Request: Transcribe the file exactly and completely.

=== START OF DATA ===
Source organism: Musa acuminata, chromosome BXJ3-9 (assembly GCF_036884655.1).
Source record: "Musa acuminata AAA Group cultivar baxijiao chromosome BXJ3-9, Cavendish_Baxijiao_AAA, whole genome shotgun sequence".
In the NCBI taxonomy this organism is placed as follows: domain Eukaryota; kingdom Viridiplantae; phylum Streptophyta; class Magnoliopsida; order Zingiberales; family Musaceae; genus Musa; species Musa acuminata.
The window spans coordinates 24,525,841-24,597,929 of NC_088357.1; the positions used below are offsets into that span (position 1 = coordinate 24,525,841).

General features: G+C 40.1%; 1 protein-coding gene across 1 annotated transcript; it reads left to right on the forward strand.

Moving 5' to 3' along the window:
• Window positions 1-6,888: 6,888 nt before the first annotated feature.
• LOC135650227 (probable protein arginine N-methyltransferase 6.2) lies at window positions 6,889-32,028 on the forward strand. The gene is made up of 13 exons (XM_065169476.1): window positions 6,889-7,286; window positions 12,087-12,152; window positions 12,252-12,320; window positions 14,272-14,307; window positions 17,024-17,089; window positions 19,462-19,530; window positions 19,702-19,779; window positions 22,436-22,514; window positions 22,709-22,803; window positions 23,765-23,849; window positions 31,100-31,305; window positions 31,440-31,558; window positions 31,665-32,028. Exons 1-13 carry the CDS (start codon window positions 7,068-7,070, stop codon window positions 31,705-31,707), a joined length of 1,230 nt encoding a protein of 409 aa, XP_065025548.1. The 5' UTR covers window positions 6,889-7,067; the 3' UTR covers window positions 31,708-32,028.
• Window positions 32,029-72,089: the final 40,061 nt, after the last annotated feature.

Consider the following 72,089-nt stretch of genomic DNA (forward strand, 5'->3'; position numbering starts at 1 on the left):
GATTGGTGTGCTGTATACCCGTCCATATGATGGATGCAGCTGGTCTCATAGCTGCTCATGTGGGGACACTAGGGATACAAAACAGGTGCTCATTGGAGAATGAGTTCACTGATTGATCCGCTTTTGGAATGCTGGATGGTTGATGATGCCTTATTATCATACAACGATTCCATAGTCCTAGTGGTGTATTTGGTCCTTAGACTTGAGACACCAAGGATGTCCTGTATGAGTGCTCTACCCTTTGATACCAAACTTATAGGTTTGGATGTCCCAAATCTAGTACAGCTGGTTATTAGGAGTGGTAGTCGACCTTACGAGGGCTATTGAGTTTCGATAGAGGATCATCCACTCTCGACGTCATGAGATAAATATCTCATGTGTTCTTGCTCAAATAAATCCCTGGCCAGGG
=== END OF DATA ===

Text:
Source organism: Musa acuminata, chromosome BXJ3-9 (assembly GCF_036884655.1).
Source record: "Musa acuminata AAA Group cultivar baxijiao chromosome BXJ3-9, Cavendish_Baxijiao_AAA, whole genome shotgun sequence".
In the NCBI taxonomy this organism is placed as follows: domain Eukaryota; kingdom Viridiplantae; phylum Streptophyta; class Magnoliopsida; order Zingiberales; family Musaceae; genus Musa; species Musa acuminata.
The window spans coordinates 24,525,841-24,597,929 of NC_088357.1; the positions used below are offsets into that span (position 1 = coordinate 24,525,841).

General features: G+C 40.1%; 1 protein-coding gene across 1 annotated transcript; it reads left to right on the forward strand.

Moving 5' to 3' along the window:
• Window positions 1-6,888: 6,888 nt before the first annotated feature.
• LOC135650227 (probable protein arginine N-methyltransferase 6.2) lies at window positions 6,889-32,028 on the forward strand. The gene is made up of 13 exons (XM_065169476.1): window positions 6,889-7,286; window positions 12,087-12,152; window positions 12,252-12,320; window positions 14,272-14,307; window positions 17,024-17,089; window positions 19,462-19,530; window positions 19,702-19,779; window positions 22,436-22,514; window positions 22,709-22,803; window positions 23,765-23,849; window positions 31,100-31,305; window positions 31,440-31,558; window positions 31,665-32,028. Exons 1-13 carry the CDS (start codon window positions 7,068-7,070, stop codon window positions 31,705-31,707), a joined length of 1,230 nt encoding a protein of 409 aa, XP_065025548.1. The 5' UTR covers window positions 6,889-7,067; the 3' UTR covers window positions 31,708-32,028.
• Window positions 32,029-72,089: the final 40,061 nt, after the last annotated feature.

Consider the following 72,089-nt stretch of genomic DNA (forward strand, 5'->3'; position numbering starts at 1 on the left):
GATTGGTGTGCTGTATACCCGTCCATATGATGGATGCAGCTGGTCTCATAGCTGCTCATGTGGGGACACTAGGGATACAAAACAGGTGCTCATTGGAGAATGAGTTCACTGATTGATCCGCTTTTGGAATGCTGGATGGTTGATGATGCCTTATTATCATACAACGATTCCATAGTCCTAGTGGTGTATTTGGTCCTTAGACTTGAGACACCAAGGATGTCCTGTATGAGTGCTCTACCCTTTGATACCAAACTTATAGGTTTGGATGTCCCAAATCTAGTACAGCTGGTTATTAGGAGTGGTAGTCGACCTTACGAGGGCTATTGAGTTTCGATAGAGGATCATCCACTCTCGACGTCATGAGATAAATATCTCATGTGTTCTTGCTCAAATAAATCCCTGGCCAGGG